Gnuk on the ST-LINK v2

Keywords:

Gnuk is a free software implementation of a USB-based OpenPGP cryptographic token, from the Free Software Initiative of Japan. Best of all, it supports Ed25519! Check out the Gnuk documentation for additional information. In this post we'll look into how we can run Gnuk on an ST-LINK v2, using another ST-LINK to program it.

About the ST-LINK v2

The ST-LINK v2 is meant as a utility device to program/debug STM8 and STM32 chips. It is based on the STM32F101 and can be reprogrammed fairly easily. Not only that, they are dirt cheap: you can find them for less than $2 on AliExpress. Just keep in mind that you'll need to keep one around in order to be able to (re)program your Gnuk. Order a couple, especially if you want a particular color. ;)

Building Gnuk

In order to build the Gnuk firmware, you'll need a working ARM crosscompiler.

DistroPackages
Archarm-none-eabi-gcc arm-none-eabi-newlib
Debian/Ubuntugcc-arm-none-eabi
Gentoocrossdev -t arm-none-eabi -s4 (?)

Building is quite easy:

git clone git://git.gniibe.org/gnuk/gnuk.git
cd gnuk/
git submodule update --init
cd src/
./configure --vidpid=234b:0000 --target=ST_DONGLE
make build/gnuk-vidpid.bin
cd ..

Note that the target option also supports various other devices.

Connecting the ST-LINK

Remove the case of the device you want to program by simply pulling it off. Locate the four connection points next to the STM32. The layout is (starting near the USB connector):

  • SWDIO
  • GND
  • SWCLK
  • 3.3v

The second ST-LINK will be used as programmer. Connect the pins located at the end of the ST-LINK to the device you want to program. The pin layout is written on the case; it is easiest to just use pins 2, 4, 6, and 8.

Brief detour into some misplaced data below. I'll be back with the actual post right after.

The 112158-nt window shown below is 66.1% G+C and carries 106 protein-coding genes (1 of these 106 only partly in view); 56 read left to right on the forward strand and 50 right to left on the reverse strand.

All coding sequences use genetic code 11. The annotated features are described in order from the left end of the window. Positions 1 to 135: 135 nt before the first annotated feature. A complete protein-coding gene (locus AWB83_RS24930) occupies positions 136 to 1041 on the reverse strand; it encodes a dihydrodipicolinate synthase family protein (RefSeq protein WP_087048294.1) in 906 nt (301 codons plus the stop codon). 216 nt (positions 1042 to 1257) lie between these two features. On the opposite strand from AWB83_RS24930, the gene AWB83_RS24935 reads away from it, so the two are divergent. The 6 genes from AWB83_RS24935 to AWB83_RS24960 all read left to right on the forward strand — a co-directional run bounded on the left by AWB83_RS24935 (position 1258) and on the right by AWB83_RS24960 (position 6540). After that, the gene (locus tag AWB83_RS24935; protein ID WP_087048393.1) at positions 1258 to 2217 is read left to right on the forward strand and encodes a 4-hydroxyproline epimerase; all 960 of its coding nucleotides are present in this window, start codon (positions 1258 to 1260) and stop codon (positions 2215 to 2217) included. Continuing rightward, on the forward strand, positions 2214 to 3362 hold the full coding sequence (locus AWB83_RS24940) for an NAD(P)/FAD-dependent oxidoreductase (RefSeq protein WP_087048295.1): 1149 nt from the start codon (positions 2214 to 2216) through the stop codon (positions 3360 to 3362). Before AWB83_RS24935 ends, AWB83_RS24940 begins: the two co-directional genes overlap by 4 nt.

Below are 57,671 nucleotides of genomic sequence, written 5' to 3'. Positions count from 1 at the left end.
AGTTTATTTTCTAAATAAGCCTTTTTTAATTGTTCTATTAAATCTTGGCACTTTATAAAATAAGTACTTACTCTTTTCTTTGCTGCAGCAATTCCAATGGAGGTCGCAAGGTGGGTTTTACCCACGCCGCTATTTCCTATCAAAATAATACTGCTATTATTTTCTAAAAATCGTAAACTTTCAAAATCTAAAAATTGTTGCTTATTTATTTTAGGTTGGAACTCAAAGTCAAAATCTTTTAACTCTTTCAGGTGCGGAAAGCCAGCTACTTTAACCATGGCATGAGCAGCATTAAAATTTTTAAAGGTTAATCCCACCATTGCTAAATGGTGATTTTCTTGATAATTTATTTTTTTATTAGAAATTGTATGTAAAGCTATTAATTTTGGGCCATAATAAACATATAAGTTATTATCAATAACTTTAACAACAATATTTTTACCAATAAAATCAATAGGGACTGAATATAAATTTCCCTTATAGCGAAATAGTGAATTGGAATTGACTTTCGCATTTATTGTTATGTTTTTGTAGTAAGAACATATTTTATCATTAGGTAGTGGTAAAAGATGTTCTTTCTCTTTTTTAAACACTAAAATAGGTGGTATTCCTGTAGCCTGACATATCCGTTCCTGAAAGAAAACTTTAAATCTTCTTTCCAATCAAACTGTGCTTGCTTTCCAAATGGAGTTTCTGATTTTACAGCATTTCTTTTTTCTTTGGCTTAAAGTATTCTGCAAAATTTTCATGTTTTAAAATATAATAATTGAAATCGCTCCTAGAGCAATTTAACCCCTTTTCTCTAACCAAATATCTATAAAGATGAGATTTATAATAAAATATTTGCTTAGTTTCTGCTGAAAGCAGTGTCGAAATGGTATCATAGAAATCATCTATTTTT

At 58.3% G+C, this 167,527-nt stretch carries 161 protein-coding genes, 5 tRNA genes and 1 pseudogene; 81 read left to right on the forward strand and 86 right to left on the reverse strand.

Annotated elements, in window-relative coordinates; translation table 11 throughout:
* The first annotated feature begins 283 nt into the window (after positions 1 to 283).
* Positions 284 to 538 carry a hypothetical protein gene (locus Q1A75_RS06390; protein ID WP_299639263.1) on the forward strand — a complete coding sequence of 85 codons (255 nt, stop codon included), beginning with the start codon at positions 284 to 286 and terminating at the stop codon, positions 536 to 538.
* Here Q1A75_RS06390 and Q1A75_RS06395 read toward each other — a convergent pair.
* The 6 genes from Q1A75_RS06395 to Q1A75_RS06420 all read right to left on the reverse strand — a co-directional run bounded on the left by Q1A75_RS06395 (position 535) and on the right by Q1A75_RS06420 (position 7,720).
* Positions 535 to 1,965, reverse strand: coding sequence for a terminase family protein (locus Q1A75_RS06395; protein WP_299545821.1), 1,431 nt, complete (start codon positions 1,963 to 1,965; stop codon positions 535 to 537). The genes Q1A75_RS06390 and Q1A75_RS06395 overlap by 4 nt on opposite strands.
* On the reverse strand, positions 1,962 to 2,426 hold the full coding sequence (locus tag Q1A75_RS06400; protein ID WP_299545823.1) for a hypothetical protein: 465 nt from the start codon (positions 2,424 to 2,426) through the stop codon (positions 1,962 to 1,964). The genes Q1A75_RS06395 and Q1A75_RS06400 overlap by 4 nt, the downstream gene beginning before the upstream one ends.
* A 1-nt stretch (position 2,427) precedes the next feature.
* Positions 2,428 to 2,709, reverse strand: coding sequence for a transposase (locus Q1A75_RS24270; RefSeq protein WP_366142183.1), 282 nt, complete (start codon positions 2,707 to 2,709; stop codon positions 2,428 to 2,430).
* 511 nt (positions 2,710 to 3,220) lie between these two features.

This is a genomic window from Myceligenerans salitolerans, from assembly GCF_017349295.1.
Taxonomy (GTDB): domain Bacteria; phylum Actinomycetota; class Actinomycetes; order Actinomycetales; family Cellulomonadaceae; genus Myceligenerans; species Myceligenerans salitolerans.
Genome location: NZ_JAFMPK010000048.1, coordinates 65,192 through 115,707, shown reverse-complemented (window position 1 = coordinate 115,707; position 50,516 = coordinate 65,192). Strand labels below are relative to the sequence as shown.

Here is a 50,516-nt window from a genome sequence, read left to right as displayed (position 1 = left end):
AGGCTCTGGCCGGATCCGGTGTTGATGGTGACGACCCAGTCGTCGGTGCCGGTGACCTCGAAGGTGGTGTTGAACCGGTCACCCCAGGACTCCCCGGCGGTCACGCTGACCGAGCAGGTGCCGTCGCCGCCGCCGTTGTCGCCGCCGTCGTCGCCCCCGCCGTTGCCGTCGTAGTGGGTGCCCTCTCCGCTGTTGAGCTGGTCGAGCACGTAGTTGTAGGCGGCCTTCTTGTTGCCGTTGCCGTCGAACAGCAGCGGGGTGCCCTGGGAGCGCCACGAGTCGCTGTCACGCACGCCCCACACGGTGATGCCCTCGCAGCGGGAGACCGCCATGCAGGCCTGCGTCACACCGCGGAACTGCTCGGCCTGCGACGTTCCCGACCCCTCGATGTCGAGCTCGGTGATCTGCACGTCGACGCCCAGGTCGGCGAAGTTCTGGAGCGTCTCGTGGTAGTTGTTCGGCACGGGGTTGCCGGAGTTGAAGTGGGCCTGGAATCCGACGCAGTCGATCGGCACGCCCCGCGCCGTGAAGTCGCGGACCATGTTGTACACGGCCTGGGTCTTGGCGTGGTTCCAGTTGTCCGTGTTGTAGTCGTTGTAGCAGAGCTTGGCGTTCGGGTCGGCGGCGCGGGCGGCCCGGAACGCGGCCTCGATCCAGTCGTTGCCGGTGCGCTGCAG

Now connect the second device to your computer via USB and you're ready to start programming.

Flashing using openocd

The OpenOCD (Open On-Chip Debugger) tool can be used to interact with the ST-LINK programmer. First, create openocd.cfg in your working directory containing the following:

telnet_port 4444
source [find interface/stlink-v2.cfg]
source [find target/stm32f1x.cfg]
set WORKAREASIZE 0x10000

Next run openocd. To actually interact with OpenOCD you will need to connect to the process via telnet using e.g. telnet localhost 4444.

Inside OpenOCD, run:

stm32f1x unlock 0
reset halt
flash write_bank 0 ./src/build/gnuk-vidpid.bin 0
stm32f1x lock 0
reset halt

If the device was already flashed before, you may need to issue mass_erase first (see below on how to reset the ST-LINK). Note that the lock command enables read-out protection and is important for security. Disabling this lock will erase the flash. Keep in mind that the device itself is not made to be tamper resistant, so YMMV.

TODO: try out the stlinkv2.py script that comes with Gnuk instead.

Using the Gnuk key

Now that you've created your Gnuk key, you can put the case back on and connect it to your computer. Run gpg --card-status and you should be greeted with a working OpenPGP-compatible card!

To get it to work you should install scdaemon, which sometimes comes with GnuPG depending ony our distro. Installing pcscd is the easiest way to allow unprivileged users to access the Gnuk token. Run gpg --card-edit, and enter admin followed by passwd to change the default PIN codes (123456 for the user PIN and 12345678 for the admin PIN). Also check out the Arch wiki and Merlijn's GPG instructions for more information on how to set up your card.

Oops, I messed up

Reprogramming the ST-LINK is slightly more difficult, but may be required when:

  • Trying a different version of Gnuk
  • Somehow flashed incorrectly
  • You've entered the wrong PIN too many times

Note that reprograming will mean wiping the flash memory. You'll lose all key material that was on the device, but that's a good thing.

To reprogram the ST-LINK, connect the device to the programmer as before. Keep pins 7 (NRST) and 8 (VSSA) shorted (see diagram). While they are shorted, the LED will blink -- if it's blinking very rapidly you're shorting the wrong pins. While the LED is blinking, run openocd. Once it's running (i.e. it doesn't show any errors and isn't attempting to reconnect), you can unshort the pins.

You can now connect to openocd using telnet and reprogram:

reset halt
stm32f1x unlock 0
reset halt
stm32f1x mass_erase 0
flash write_bank 0 ./src/build/gnuk-vidpid.bin 0
stm32f1x lock 0
reset halt

References

TODO

  • Try out the factory reset functionality.
  • It would be really nice to have a 3D printable case with an integrated button.